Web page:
The results of PFS at unblinding, following a preplanned interim analysis, using a cut-off of 7 July 2010 (31.4 months follow up) showed a 48% reduction in risk of disease progression or death favoring lenalidomide (HR = 0.52; 95% CI 0.41, 0.66; p <0.001). The median overall PFS was 40.1 months (95% CI 35.7, 42.4) in the lenalidomide arm versus 22.8 months (95% CI 20.7, 27.4) in the placebo arm.
The PFS benefit was less in the subgroup of patients with CR than in the subgroup of patients who had not achieved a CR.
The updated PFS, using a cut-off of 1 February 2016 (96.7 months follow up) continues to show a PFS advantage: HR = 0.57 (95% CI 0.47, 0.68; p < 0.001). The median overall PFS was 44.4 months (39.6, 52.0) in the lenalidomide arm versus 23.8 months (95% CI 21.2, 27.3) in the placebo arm. For PFS2, the observed HR was 0.80 (95% CI 0.66, 0.98; p = 0.026) for lenalidomide versus placebo. The median overall PFS2 was 69.9 months (95% CI 58.1, 80.0) in the lenalidomide arm versus 58.4 months (95% CI 51.1, 65.0) in the placebo arm. For OS, the observed HR was 0.90: (95% CI 0.72, 1.13; p = 0.355) for lenalidomide versus placebo. The median overall survival time was 105.9 months (95% CI 88.8, NE) in the lenalidomide arm versus 88.1 months (95% CI 80.7, 108.4) in the placebo arm.
Lenalidomide in combination with bortezomib and dexamethasone in patients who are not eligible for stem cell transplantation: The SWOG S0777 study evaluated the addition of bortezomib to a foundation of lenalidomide and dexamethasone, as initial treatment, followed by continued Rd until disease progression, in patients with previously untreated multiple myeloma who are either ineligible for transplant or eligible for transplant with no plan to undertake immediate transplant.
Patients in the lenalidomide, bortezomib and dexamethasone (RVd) arm received lenalidomide 25 mg/day orally on days 1-14, intravenous bortezomib 1.3 mg/m2 on days 1, 4, 8, and 11, and dexamethasone 20 mg/day orally on days 1, 2, 4, 5, 8, 9, 11, and 12 of repeated 21-day cycles for up to eight 21-day cycles (24 weeks). Patients in the lenalidomide and dexamethasone (Rd) arm received lenalidomide 25 mg/day orally on days 1-21, and dexamethasone 40 mg/day orally on days 1, 8, 15, and 22 of repeated 28-day cycles for up to six 21-day cycles (24 weeks). Patients in both arms took continued Rd: lenalidomide 25 mg/day orally on days 1-21 and dexamethasone 40 mg/day orally on days 1, 8, 15, and 22 of repeated 28-day cycles. Treatment was to be continued until disease progression.
The primary efficacy endpoint in the study was progression free survival (PFS). In total 523 patients were enrolled into the study, with 263 patients randomised to RVd and 260 patients randomised to Rd. The demographics and disease-related baseline characteristics of the patients were well balanced between arms.
The results of PFS, as assessed by IRAC, at the time of the primary analysis, using a cut-off of 05 November 2015 (50.6 months follow up) showed a 24% reduction in risk of disease progression or death favoring RVd (HR = 0.76; 95% CI 0.61, 0.94; p = 0.010). The median overall PFS was 42.5 months (95% CI 34.0, 54.8) in the RVd arm versus 29.9 months (95% CI 25.6, 38.2) in the Rd arm. The benefit was observed regardless of eligibility for stem cell transplant.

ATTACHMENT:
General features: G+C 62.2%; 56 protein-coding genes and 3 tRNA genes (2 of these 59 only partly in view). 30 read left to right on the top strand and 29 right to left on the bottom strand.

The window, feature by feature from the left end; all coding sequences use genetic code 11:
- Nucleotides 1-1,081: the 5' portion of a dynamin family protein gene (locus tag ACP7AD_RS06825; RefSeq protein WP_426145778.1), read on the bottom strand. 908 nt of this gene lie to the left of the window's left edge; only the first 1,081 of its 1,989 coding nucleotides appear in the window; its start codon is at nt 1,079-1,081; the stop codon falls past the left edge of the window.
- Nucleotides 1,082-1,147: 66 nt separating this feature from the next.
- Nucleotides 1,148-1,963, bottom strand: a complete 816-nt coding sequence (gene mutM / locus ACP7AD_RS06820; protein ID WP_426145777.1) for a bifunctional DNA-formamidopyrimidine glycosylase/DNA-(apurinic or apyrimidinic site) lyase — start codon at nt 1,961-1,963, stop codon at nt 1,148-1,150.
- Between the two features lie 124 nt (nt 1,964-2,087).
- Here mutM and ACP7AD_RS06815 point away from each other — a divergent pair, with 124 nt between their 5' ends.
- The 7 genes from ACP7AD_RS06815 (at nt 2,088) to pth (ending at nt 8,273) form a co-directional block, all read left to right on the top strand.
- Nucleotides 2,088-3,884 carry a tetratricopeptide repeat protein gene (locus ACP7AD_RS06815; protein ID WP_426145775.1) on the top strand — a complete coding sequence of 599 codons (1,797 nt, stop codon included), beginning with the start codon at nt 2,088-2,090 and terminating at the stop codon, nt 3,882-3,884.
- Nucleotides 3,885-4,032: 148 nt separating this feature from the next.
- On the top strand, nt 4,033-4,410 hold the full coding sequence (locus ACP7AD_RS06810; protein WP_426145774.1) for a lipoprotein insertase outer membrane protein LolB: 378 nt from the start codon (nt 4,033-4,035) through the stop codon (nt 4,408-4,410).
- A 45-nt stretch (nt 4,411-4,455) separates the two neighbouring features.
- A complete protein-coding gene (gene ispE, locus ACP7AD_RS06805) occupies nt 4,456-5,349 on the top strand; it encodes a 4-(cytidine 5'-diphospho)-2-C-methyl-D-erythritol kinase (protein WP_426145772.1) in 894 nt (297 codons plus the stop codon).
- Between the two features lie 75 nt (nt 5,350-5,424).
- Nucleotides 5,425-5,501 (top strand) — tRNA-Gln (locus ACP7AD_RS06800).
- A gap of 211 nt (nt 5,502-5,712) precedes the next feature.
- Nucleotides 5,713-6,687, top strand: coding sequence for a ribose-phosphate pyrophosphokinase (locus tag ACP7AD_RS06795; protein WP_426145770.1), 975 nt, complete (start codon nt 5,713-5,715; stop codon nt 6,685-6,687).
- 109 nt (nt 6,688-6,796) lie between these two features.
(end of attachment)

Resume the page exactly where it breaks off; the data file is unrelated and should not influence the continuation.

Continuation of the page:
The results for the study, using a cut-off of 01 December 2016, where the median follow-up time for all surviving subjects was 69.0 months, are presented in Table 2. The benefit favoring RVd was observed regardless of eligibility for stem cell transplant. (See Table 2.)

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Updated OS results, using a cut-off of 01 May 2018 (84.2 months median follow-up for surviving subjects) continue to show an OS advantage favoring RVd: HR = 0.73 (95% CI 0.57, 0.94; p=0.014). The proportion of subjects alive after 7 years was 54.7% in the RVd arm versus 44.7% in the Rd arm.
Lenalidomide in combination with dexamethasone in patients who are not eligible for stem cell transplantation: The safety and efficacy of lenalidomide was assessed in a phase III, multicenter, randomised, open-label, 3-arm study (MM-020) of patients who were at least 65 years of age or older or, if younger than 65 years of age, were not candidates for stem cell transplantation because they declined to undergo stem cell transplantation or stem cell transplantation is not available to the patient due to cost or other reason. The study (MM-020) compared lenalidomide and dexamethasone (Rd) given for 2 different durations of time (i.e., until progressive disease [Arm Rd] or for up to eighteen 28-day cycles [72 weeks, Arm Rd18]) to melphalan, prednisone and thalidomide (MPT) for a maximum of twelve 42-day cycles (72 weeks). Patients were randomised (1:1:1) to 1 of 3 treatment arms. Patients were stratified at randomisation by age (≤75 versus >75 years), stage (ISS Stages I and II versus Stage III), and country.
Patients in the Rd and Rd18 arms took lenalidomide 25 mg once daily on days 1 to 21 of 28-day cycles according to protocol arm. Dexamethasone 40 mg was dosed once daily on days 1, 8, 15, and 22 of each 28-day cycle. Initial dose and regimen for Rd and Rd18 were adjusted according to age and renal function (see Dosage & Administration). Patients >75 years received a dexamethasone dose of 20 mg once daily on days 1, 8, 15, and 22 of each 28-day cycle. All patients received prophylactic anticoagulation (low molecular weight heparin, warfarin, heparin, low-dose aspirin) during the study.